Once you are confident that the drug, setting and sitter are safe, the demons you’ll face next will be your own conscious and unconscious fears about letting go of control and facing the deep, dark unknown realms of your own psyche.
If you are driving a car down a winding mountain road and the steering or brakes fail, you have lost control and have good reason to be terrified. In this example, being out of control is obviously and logically dangerous. To many of us, however, any kind of loss of control over ourselves or our environment may cause anxiety , whether there is real danger involved or not.
The idea of being under the influence of a mind-altering drug may be scary and seem dangerous. We may fear that the drug will be in control, not us. If we are not in control, something unknown may happen. The “unknown” frightens us. We fear that we may experience something scary or unpleasant that we will not be able to handle. Without our usual ego control, we may fear that we will act in a way that is embarrassing, shameful, or destructive. We may fear revealing parts of ourselves that are hidden or repressed. We may fear being too honest, open, and vulnerable. We may fear that we will get addicted, permanently incapacitated, go crazy, or die.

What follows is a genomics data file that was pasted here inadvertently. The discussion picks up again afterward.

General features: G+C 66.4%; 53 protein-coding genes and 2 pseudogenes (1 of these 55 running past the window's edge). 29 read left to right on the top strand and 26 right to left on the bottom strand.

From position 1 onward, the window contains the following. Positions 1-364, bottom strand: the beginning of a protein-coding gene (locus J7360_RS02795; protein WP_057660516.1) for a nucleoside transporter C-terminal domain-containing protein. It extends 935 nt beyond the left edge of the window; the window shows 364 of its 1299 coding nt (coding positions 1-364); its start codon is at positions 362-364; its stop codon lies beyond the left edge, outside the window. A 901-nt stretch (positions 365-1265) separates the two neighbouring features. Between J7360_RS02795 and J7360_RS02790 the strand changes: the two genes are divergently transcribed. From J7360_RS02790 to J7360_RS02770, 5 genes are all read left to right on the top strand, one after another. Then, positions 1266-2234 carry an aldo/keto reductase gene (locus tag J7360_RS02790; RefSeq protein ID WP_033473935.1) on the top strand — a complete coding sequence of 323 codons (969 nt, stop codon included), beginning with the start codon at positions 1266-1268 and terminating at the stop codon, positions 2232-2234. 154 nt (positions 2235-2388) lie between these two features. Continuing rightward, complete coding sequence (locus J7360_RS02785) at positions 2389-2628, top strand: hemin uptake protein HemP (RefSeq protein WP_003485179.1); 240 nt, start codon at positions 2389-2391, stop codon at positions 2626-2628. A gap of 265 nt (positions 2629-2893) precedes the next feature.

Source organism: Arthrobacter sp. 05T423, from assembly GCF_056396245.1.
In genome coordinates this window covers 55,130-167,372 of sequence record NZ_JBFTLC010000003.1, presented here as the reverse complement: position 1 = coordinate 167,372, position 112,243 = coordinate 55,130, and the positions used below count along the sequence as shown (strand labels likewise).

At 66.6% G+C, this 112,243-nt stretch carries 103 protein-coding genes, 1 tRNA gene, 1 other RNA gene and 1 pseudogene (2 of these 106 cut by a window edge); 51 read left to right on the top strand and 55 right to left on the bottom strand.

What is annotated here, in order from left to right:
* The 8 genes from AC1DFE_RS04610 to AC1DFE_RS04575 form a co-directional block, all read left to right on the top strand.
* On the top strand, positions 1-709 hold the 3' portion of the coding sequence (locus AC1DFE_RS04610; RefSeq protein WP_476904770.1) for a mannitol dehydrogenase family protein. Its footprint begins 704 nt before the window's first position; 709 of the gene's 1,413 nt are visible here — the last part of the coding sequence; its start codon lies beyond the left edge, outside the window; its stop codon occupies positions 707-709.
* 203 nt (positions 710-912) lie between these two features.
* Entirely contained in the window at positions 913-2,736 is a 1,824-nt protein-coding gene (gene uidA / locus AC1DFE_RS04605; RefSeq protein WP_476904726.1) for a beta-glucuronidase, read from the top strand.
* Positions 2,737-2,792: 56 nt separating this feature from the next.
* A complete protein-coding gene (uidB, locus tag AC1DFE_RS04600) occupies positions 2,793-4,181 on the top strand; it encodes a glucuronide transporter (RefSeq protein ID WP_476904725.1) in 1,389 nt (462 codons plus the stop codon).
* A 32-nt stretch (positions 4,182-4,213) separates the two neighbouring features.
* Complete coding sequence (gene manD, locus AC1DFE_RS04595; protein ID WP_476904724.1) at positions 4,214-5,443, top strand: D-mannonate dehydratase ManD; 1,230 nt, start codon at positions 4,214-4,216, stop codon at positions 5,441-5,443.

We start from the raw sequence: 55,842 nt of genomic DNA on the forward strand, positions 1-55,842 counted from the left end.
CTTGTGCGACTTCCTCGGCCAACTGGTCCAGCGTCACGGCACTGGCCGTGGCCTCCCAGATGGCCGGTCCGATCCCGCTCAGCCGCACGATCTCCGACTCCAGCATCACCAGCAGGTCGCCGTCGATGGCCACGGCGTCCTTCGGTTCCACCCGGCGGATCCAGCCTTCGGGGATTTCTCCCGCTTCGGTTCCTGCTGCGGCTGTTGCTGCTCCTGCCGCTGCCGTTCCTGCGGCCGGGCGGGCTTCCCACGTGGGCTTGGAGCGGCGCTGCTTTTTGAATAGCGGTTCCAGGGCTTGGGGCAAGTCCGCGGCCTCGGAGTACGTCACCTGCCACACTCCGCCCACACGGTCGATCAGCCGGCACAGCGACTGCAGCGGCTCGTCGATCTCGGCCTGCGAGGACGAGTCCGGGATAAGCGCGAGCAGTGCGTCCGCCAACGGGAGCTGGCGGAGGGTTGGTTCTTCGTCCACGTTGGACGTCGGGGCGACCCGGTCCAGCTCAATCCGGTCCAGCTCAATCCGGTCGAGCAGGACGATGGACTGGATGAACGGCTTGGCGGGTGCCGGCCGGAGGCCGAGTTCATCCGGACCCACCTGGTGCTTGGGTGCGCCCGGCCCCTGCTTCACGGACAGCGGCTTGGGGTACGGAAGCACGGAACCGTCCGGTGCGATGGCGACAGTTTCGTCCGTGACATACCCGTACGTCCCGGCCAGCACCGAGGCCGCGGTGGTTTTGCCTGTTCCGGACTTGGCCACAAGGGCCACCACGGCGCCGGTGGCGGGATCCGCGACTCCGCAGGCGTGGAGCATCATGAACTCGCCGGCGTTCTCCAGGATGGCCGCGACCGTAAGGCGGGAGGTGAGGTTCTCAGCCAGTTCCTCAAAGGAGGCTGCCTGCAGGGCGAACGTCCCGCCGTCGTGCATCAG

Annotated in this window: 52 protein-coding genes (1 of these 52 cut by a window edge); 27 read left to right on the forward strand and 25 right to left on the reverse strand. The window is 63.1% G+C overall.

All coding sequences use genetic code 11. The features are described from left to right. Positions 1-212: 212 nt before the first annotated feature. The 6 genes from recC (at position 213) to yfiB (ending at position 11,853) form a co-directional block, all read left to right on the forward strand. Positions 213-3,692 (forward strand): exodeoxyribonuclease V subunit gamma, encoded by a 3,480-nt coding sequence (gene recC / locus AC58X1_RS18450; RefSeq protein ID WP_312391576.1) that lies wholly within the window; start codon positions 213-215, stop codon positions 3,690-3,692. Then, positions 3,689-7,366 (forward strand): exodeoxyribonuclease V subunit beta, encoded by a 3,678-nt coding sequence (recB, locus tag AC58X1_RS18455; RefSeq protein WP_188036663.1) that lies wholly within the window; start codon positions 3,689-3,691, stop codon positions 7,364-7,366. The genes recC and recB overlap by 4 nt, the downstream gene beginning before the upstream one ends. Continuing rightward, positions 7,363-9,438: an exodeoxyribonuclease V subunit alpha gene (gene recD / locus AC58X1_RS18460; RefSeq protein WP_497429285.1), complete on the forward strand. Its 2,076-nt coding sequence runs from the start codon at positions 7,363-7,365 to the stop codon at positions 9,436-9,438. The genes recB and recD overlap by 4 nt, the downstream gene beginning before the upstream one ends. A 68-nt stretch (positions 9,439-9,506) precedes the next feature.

Controlling ourselves and our environment may help us to feel safe and protected, but it may also prevent us from experiencing newness, spontaneity, growth, and pleasure.
Moderate doses of psychedelics can be willfully controlled.